The Daily Telegraph

Major General John Badcock

Signals officer who joined an experiment­al unit testing armoured vehicles including floating tanks

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MAJOR GENERAL JOHN BADCOCK, who has died aged 97, had a distinguis­hed career in the Royal Corps of Signals, having seen action with an experiment­al combat unit in the Second World War. After the Dieppe Raid in 1942, the failure to deal with fortified obstacles in an amphibious landing demonstrat­ed the urgent need for specialise­d armoured vehicles. The 79th (Experiment­al) Armoured Division RE was formed, and under the leadership of Major General (later Sir) Percy Hobart, it developed, assembled and deployed tanks of a highly innovative design.

Known as “Hobart’s Funnies”, and based on the Churchill or Sherman tank, they were attached to operationa­l units. They included “Crab” mine clearers, “Crocodile” flamethrow­ers and tanks that floated.

There was a tank that fired a 40lb mortar projectile known as “the flying dustbin”, while the “Double Onion” tank carried two large demolition charges that could be placed against concrete walls and detonated from a safe distance.

John Michael Watson Badcock was born on November 10 1922 in Nazareth, Palestine. His father, Major Richard Badcock, had won an MC in the First World War and had subsequent­ly joined the Colonial Service.

His mother, Doris, the daughter of Major General Sir Harry Watson, died of septicaemi­a a week after giving birth. Her sister, Joan Watson, arrived in Jerusalem to look after the baby and subsequent­ly married Major Badcock.

Badcock was educated at St Peter’s, Seaford, and Sherborne, where he was a drummer in the OTC. In 1941 he joined the Royal Signals and went up to Worcester College, Oxford, on a six-month course, where he read Electronic Engineerin­g and rowed for the college.

After being commission­ed, he was posted to 35 Tank Brigade at Penrith, Cumbria. It was experiment­ing with the viability of a searchligh­t mounted in a modified turret, capable of illuminati­ng enemy positions in a night attack and dazzling the defenders, while creating an umbra in between the aligned vehicles for soldiers to remain unseen. This required strict discipline and specific signals to ensure that all vehicles switched their lights on and off simultaneo­usly.

His squadron carried out exercises near Lowther Castle, just beyond the limit of German reconnaiss­ance aircraft, and he was billeted at Greystoke Castle, where he and his brother officers dined off their rations in the great banqueting hall.

Badcock was assigned to 79 Armoured Division Signals, and took part in the Normandy landings in June 1944. He landed at Ouistreham and commanded the signals element of Hobart’s tactical HQ. He took part in the battles for Brest, the Scheldt estuary, the forced crossing of the Rhine and the drive to the River Elbe. After the war, he commanded the Ceylon Signal Squadron and later instructed at the Amphibious Warfare School and the School of Military Intelligen­ce.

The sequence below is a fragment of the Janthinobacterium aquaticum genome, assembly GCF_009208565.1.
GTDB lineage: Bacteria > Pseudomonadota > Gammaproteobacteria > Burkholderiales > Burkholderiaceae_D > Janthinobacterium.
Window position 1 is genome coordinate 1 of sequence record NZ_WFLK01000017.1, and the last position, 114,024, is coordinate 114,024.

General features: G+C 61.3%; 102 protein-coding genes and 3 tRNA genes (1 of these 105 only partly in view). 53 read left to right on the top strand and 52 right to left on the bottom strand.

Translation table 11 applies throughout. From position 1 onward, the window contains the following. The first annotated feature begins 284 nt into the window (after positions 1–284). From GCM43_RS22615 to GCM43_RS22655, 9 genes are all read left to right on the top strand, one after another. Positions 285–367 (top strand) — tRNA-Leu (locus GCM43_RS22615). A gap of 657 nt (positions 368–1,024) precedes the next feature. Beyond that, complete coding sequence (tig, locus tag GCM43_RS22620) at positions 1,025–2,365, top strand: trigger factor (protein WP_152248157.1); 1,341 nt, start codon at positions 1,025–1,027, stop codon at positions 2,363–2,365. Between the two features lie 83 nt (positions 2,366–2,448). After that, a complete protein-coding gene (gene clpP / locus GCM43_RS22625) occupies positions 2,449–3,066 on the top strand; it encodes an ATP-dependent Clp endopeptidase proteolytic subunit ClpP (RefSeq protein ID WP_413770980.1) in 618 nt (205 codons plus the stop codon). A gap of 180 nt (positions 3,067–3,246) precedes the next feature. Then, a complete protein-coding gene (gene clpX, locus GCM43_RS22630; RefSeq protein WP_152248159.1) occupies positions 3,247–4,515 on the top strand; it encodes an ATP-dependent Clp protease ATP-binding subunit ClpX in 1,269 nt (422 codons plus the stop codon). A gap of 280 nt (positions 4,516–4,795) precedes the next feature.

During the Suez crisis he was GS02 (general staff officer grade 2) to the CSO2 British Corps and, as Somme Company Commander at Sandhurst, he led them to become Sovereign Company before he commanded the 4th Divisional Signals Regiment in Germany.

The first Signals officer to command an infantry brigade and to be Deputy Constable of Dover Castle, Badcock had a great zest for life and an interest in people whatever their background. He also had a mischievou­s sense of humour.

In the large, vaulted dining-room in the Constable’s tower, there were two uninhabite­d suits of armour. In an effort to put this right, he obtained two mannequins from a local department store. When these proved a bad fit, they were taken through a door leading from the dining-room, carried down a flight of stone steps and laid to rest in the dungeon.

Some time afterwards, a decorator arriving to paint the dining-room asked where he could leave his pots of paint. Badcock, with a wink to members of his family, suggested that they were put in the dungeon. Moments after the man disappeare­d, he came haring back up the stairs crying out that he had found two dead bodies there.

Two tours as brigadier at the Ministry of Defence were followed by promotion to major general and appointmen­t as director of manning. His last appointmen­t was that of head of the British defence and liaison staff and defence adviser in Canberra.

A keen sportsman, he represente­d the Corps at shooting, cricket and hockey. After retiring from the Army in 1977 he became successive­ly chief appeals officer of the Cancer Research Campaign, Chair of SE TA&VRA (Territoria­l, Auxiliary and Volunteer Reserve Associatio­n), Hon Colonel of 31st Signal Regiment and chairman of a large fruitgrowi­ng company.

Appointed MBE in 1959, CB in 1976 and Master of Signals in 1982, he was a deputy lieutenant of Kent from 1980.

John Badcock married Gillian Attfield in 1948. She and their eldest daughter predecease­d him and he is survived by a daughter and a son.

John Badcock, born November 10 1922, died June 10 2020

 ??  ?? Badcock and, right (left of picture), on exercise when he was an instructor at the Amphibious Warfare School, circa 1951
Badcock and, right (left of picture), on exercise when he was an instructor at the Amphibious Warfare School, circa 1951
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